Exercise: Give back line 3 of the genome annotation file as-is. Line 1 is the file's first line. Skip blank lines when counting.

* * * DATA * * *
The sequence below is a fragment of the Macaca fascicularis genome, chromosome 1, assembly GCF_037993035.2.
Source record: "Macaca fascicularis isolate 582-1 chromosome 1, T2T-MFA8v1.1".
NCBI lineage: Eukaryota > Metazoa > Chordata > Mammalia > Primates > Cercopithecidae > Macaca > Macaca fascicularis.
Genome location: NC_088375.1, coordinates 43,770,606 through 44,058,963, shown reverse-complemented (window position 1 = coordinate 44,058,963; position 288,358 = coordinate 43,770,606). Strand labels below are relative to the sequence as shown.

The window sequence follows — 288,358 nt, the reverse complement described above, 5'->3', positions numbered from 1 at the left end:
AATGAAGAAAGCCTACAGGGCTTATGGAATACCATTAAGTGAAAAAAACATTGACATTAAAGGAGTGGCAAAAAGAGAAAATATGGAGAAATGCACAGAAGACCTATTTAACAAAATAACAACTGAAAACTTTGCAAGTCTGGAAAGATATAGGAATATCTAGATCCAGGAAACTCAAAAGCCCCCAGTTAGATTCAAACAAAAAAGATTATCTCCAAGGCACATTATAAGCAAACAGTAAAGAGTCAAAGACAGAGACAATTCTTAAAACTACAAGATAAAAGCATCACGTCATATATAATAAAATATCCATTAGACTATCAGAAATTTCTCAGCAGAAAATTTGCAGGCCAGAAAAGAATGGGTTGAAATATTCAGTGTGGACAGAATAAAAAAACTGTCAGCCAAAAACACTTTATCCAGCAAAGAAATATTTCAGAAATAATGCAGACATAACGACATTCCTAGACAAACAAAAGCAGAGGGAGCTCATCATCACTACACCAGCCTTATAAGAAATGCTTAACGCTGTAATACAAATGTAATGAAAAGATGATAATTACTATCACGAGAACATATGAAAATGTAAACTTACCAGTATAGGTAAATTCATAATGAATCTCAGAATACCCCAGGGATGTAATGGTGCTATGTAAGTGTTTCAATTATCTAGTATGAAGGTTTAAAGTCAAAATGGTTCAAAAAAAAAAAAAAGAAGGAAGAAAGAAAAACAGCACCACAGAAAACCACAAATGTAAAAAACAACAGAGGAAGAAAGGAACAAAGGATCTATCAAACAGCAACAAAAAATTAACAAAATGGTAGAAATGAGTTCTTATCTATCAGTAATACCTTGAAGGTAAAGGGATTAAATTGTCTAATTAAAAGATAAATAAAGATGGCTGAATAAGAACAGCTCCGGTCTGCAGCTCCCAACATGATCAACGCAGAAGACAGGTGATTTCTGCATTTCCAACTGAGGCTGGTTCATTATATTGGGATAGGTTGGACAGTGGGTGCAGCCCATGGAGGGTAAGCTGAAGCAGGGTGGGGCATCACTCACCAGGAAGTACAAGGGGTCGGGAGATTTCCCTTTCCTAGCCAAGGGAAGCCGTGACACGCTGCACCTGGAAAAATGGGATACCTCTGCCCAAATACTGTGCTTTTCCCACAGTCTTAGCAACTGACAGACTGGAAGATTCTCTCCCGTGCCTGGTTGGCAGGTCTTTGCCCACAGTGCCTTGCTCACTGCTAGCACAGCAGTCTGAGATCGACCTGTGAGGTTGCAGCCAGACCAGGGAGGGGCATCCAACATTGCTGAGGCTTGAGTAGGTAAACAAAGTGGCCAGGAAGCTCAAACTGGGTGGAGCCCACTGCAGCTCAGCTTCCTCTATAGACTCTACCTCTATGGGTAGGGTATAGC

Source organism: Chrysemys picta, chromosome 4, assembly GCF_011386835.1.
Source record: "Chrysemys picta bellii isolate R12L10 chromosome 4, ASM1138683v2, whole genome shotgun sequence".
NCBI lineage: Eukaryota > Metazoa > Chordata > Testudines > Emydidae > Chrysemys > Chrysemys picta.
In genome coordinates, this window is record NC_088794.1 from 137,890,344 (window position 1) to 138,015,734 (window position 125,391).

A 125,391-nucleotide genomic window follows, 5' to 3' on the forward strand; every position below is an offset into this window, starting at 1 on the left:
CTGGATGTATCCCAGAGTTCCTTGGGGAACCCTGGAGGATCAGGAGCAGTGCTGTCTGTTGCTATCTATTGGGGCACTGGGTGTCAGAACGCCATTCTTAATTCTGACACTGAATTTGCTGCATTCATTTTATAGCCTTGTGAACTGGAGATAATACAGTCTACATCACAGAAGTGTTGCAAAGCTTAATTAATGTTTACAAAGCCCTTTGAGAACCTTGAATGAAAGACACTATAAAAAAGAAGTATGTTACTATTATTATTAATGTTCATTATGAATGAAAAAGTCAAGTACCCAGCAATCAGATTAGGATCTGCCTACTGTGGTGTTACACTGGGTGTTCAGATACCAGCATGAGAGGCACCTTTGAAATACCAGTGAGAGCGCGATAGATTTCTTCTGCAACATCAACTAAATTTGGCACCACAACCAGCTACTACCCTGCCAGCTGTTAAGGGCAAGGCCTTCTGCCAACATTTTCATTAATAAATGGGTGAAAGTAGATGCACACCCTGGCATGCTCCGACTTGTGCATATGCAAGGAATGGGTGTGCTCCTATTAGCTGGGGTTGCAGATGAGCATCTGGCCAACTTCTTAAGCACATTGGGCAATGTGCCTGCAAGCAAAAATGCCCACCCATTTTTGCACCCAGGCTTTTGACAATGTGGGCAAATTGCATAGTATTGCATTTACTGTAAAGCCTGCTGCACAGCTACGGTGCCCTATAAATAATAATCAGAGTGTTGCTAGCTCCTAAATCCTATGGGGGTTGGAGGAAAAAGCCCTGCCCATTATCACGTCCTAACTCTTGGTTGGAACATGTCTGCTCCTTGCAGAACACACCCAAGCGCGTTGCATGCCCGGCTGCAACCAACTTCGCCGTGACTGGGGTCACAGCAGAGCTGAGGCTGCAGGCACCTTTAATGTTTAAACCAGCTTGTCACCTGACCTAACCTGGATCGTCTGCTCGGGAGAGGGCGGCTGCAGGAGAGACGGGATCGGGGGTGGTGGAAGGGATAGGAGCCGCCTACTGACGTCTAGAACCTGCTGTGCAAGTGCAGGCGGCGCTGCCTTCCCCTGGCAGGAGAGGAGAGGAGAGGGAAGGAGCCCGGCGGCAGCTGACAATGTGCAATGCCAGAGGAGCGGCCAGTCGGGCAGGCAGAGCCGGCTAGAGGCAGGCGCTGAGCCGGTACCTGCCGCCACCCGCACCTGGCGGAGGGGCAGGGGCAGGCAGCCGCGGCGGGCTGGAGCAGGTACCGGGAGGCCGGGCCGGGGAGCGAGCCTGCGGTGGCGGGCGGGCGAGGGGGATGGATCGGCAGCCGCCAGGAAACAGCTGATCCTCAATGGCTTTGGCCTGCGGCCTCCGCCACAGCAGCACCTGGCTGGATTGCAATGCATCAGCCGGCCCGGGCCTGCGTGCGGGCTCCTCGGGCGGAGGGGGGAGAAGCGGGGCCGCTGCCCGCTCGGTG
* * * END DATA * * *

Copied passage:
NCBI lineage: Eukaryota > Metazoa > Chordata > Mammalia > Primates > Cercopithecidae > Macaca > Macaca fascicularis.